Snowplow Parenting – Why Does this Matter to You

August 2, 2019
By Michael Copp, Executive Vice President

The recent college bribery scandals as well as the very public overactive parenting of Liangelo, Lonzo and LaMelo Ball have highlighted the existence of “snowplow parenting”- “a person who constantly forces obstacles out of their kids’ paths. They have their eye on the future success of their child, and anyone or anything that stands in their way has to be removed.”  (Retrieved on June 24, 2019 on the World Wide Web at  Claire Cain Miller and Jonah Engel Bromwich  write in their article, How Parents Are Robbing Their Children of Adulthood, “In a new poll by The New York Times and Morning Consult of a nationally representative group of parents of children ages 18 to 28, three-quarters had made appointments for their adult children, like for doctor visits or haircuts, and the same share had reminded them of deadlines for school. Eleven percent said they would contact their child’s employer if their child had an issue.” (Retrieved on June 24, 2019 on the World Wide Web at Some experts suggest that this is contributing to a generation lacking confidence and experiencing feelings of inadequacy.

Many believe the net effect of helicopter, snowplow, bubble wrap parenting styles is that this will contribute to a critical challenge in the workplace.  Emma Waverman writes in her article, Snowplow parenting: What to know about the controversial technique, “Research shows that helicopter parenting can have a negative effect on kids. They are less resilient, and less likely to take risks. They never develop proper coping skills or the maturity to make decisions on their own. Experts fear that children of snowplow parents will have similar issues—they won’t be able to handle failure or solve problems independently. Kids of snowplow parents may quit something instead of settling for second best.” (Retrieved on June 24, 2019 on the World Wide Web at

So, how can employers respond?  Neil Howe and William Strauss write their article, Helicopter Parents in the Workplace, “This parenting style will … continue and strengthen over time as this generation fills in the ranks of young workers.“  (Retrieved on June 24, 2019 on the World Wide Web at  Howe and Straus list five strategies that employers can implement to “enlist parents as workplace allies:

  1. Co-market employment opportunities to Millennials and their parents: General Electric has begun running catchy ads, with lines like, “Let us take your son or daughter off your payroll and put them on ours,” in campus newspapers and on schools’ parent web pages. Companies can create a section in the employment portion of their websites specifically directed towards parents and their concerns. Firms such as Enterprise Rent-A-Car, … and Ferguson Enterprises are sending letters to parents of students who have been offered a position, touting the company, explaining what the job is, and sometimes detailing the offer. HR representatives say these tactics are raising their acceptance rates.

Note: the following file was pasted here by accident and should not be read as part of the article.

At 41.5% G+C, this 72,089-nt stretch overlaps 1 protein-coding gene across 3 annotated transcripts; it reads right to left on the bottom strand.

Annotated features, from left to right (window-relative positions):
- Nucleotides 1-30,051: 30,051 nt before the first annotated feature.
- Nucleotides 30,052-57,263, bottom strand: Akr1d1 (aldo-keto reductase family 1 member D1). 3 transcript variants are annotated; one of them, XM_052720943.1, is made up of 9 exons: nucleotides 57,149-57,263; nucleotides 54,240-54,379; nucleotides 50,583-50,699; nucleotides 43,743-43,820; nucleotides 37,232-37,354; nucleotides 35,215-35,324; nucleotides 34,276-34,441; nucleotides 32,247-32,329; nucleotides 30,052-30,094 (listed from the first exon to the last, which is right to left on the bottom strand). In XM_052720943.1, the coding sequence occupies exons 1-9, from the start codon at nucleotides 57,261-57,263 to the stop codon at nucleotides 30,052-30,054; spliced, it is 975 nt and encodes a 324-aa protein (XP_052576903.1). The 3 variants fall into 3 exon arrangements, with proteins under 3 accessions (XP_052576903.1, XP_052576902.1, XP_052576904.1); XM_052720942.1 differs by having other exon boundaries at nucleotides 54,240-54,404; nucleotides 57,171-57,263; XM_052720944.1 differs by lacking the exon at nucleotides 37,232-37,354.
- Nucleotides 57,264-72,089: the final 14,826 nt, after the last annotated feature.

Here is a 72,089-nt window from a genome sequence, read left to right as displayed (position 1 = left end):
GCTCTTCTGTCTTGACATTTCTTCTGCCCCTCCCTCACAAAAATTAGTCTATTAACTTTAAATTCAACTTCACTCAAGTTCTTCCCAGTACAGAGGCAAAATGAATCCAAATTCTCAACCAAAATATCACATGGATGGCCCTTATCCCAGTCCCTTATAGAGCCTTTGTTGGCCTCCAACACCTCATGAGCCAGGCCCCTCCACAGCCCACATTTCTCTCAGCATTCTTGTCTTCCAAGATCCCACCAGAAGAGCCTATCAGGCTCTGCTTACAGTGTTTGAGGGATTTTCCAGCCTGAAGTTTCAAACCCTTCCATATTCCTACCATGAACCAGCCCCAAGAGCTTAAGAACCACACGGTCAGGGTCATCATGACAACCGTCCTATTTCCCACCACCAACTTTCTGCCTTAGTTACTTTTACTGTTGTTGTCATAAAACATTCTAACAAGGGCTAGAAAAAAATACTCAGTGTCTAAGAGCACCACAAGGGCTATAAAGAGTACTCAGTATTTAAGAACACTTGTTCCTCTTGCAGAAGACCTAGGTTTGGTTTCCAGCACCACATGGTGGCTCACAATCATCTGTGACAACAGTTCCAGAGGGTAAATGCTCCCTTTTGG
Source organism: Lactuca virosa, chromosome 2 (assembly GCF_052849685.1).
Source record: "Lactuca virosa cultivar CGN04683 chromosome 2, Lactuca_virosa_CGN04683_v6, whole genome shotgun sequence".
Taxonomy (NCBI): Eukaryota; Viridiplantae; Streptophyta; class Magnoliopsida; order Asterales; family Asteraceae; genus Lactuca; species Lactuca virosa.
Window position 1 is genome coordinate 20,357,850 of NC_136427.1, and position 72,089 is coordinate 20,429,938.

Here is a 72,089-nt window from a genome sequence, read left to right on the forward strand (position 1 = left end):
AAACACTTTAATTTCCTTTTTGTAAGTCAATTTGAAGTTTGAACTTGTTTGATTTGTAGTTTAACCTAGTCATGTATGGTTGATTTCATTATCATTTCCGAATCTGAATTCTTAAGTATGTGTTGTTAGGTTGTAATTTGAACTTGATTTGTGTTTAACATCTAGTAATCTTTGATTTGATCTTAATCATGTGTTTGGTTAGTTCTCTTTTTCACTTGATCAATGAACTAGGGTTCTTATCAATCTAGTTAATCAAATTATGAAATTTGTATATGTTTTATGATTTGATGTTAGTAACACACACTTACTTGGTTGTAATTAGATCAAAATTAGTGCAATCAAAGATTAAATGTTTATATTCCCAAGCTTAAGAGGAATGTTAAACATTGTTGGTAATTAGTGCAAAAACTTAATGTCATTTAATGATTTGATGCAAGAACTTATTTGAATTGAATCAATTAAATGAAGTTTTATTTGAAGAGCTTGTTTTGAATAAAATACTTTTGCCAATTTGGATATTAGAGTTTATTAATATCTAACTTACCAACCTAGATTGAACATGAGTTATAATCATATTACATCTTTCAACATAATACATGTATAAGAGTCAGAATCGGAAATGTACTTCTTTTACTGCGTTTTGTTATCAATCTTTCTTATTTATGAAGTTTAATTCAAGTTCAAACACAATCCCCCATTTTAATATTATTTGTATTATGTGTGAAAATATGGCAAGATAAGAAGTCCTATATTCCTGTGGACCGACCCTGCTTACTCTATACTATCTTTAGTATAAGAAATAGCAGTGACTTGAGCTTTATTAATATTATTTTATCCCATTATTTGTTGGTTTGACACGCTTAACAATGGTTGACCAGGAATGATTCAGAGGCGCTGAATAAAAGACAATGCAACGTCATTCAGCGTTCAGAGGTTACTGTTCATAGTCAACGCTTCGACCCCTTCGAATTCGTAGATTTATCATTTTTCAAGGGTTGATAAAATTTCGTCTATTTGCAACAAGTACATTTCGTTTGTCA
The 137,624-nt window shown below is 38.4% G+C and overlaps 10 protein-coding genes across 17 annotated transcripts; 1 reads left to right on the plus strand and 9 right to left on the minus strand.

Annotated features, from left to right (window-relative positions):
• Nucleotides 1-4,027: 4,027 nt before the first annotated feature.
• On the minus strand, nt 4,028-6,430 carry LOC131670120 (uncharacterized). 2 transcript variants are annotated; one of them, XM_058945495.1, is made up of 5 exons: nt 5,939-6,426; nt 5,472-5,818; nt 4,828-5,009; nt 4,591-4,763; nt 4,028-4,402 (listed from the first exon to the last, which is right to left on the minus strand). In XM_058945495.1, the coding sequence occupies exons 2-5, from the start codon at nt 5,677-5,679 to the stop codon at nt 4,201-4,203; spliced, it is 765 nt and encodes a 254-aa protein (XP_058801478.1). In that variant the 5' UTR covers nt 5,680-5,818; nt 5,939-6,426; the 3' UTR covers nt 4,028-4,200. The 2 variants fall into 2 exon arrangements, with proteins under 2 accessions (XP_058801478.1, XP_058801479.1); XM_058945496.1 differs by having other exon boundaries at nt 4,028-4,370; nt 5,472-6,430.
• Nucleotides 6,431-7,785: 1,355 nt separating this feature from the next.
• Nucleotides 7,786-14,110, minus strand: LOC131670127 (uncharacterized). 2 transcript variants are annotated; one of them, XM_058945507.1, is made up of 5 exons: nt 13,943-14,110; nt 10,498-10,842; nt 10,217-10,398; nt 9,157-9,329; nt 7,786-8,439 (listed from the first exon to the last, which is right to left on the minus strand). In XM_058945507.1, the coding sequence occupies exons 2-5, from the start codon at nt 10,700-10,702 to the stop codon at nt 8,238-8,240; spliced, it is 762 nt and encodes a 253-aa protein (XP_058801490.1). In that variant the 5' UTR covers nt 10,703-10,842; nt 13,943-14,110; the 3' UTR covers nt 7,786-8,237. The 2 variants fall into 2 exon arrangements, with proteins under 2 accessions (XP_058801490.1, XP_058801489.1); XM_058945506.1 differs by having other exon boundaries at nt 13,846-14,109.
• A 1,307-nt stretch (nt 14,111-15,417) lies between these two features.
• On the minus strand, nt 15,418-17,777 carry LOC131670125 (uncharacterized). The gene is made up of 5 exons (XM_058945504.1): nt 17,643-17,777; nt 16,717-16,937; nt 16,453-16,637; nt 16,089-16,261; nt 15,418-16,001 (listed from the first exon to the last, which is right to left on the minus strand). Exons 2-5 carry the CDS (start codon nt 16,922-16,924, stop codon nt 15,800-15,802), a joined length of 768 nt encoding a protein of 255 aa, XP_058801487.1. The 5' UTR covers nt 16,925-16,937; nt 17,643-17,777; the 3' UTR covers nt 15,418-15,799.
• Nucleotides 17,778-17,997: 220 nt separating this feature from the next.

2. Provide ongoing information to parents: Office Depot has a special page on its website for job candidates’ parents, which directs them to a book on how to be supportive but not intrusive. Ernst & Young has begun distributing ‘parent packets’ to students during career sessions, as well as computer memory stick containing company information that students are encouraged to share with their parents
  3. Engage personally with parents: Merrill Lynch, for example, is launching a program to invite parents of new hires to visit its offices. Employers can hold a yearly event when young employees bring their parents to work, give parents of new hires a tour of the company, or have a dinner where employees can invite parents and other family members.
  4. Involve parents in social and community service activities to maintain a continual relationship with them: Companies such as State Farm already have large community service initiatives within their companies and invite families to participate. Traditionally, this has meant the children of employees, but why not the parents of employees as well?
  5. Help Millennials plan for the care of elderly parents down the road: Employers should start thinking now of innovative ways to support employees devoted to aging parents, including flex time for elder care and financial counseling on acute care insurance, reverse mortgages and long-term care.”

We have talked about how PHCC contractors should position themselves as the “Employer of Choice” in response to the ever-increasing workforce shortage.  Howe and Straus note that “Employers who develop such a strategy … may be able to brand themselves as top choice workplaces for this generation of graduates. Those who fail to do so may find themselves struggling to recruit and retain the top candidates.”  I have written in the past that we need a movement: a cultural shift in which parents, guidance counselors and others do not view vocational skilled-trades education/apprenticeships as a second option to going to college.  Acknowledging the trend in parental styles over the future workforce gives employers yet another reason to talk to parents about the great opportunities PHCC employers can offer their kids.


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